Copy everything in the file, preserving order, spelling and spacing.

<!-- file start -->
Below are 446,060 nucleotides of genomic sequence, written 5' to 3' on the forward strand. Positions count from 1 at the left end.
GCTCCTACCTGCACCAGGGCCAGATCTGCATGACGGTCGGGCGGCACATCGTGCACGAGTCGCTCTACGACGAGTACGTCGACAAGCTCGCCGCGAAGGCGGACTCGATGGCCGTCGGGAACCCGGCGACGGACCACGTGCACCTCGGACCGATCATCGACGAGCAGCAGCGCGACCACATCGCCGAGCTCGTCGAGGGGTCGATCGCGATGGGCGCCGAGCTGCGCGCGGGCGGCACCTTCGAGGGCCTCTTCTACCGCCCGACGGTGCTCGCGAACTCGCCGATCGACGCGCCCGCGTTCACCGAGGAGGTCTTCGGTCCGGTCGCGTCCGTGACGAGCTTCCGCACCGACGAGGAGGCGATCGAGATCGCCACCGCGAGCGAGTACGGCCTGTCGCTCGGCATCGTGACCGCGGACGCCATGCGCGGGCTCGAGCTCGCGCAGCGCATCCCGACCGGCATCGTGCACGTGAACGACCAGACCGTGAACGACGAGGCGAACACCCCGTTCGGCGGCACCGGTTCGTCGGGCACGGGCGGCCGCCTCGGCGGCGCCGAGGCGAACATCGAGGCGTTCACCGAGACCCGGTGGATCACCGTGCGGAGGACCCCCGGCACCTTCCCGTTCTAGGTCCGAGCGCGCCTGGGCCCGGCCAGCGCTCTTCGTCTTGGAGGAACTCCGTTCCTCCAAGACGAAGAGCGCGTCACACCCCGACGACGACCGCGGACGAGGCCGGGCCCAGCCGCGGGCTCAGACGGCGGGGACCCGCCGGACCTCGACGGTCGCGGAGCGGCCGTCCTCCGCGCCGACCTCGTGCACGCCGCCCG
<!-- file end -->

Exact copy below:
Below are 446,060 nucleotides of genomic sequence, written 5' to 3' on the forward strand. Positions count from 1 at the left end.
GCTCCTACCTGCACCAGGGCCAGATCTGCATGACGGTCGGGCGGCACATCGTGCACGAGTCGCTCTACGACGAGTACGTCGACAAGCTCGCCGCGAAGGCGGACTCGATGGCCGTCGGGAACCCGGCGACGGACCACGTGCACCTCGGACCGATCATCGACGAGCAGCAGCGCGACCACATCGCCGAGCTCGTCGAGGGGTCGATCGCGATGGGCGCCGAGCTGCGCGCGGGCGGCACCTTCGAGGGCCTCTTCTACCGCCCGACGGTGCTCGCGAACTCGCCGATCGACGCGCCCGCGTTCACCGAGGAGGTCTTCGGTCCGGTCGCGTCCGTGACGAGCTTCCGCACCGACGAGGAGGCGATCGAGATCGCCACCGCGAGCGAGTACGGCCTGTCGCTCGGCATCGTGACCGCGGACGCCATGCGCGGGCTCGAGCTCGCGCAGCGCATCCCGACCGGCATCGTGCACGTGAACGACCAGACCGTGAACGACGAGGCGAACACCCCGTTCGGCGGCACCGGTTCGTCGGGCACGGGCGGCCGCCTCGGCGGCGCCGAGGCGAACATCGAGGCGTTCACCGAGACCCGGTGGATCACCGTGCGGAGGACCCCCGGCACCTTCCCGTTCTAGGTCCGAGCGCGCCTGGGCCCGGCCAGCGCTCTTCGTCTTGGAGGAACTCCGTTCCTCCAAGACGAAGAGCGCGTCACACCCCGACGACGACCGCGGACGAGGCCGGGCCCAGCCGCGGGCTCAGACGGCGGGGACCCGCCGGACCTCGACGGTCGCGGAGCGGCCGTCCTCCGCGCCGACCTCGTGCACGCCGCCCG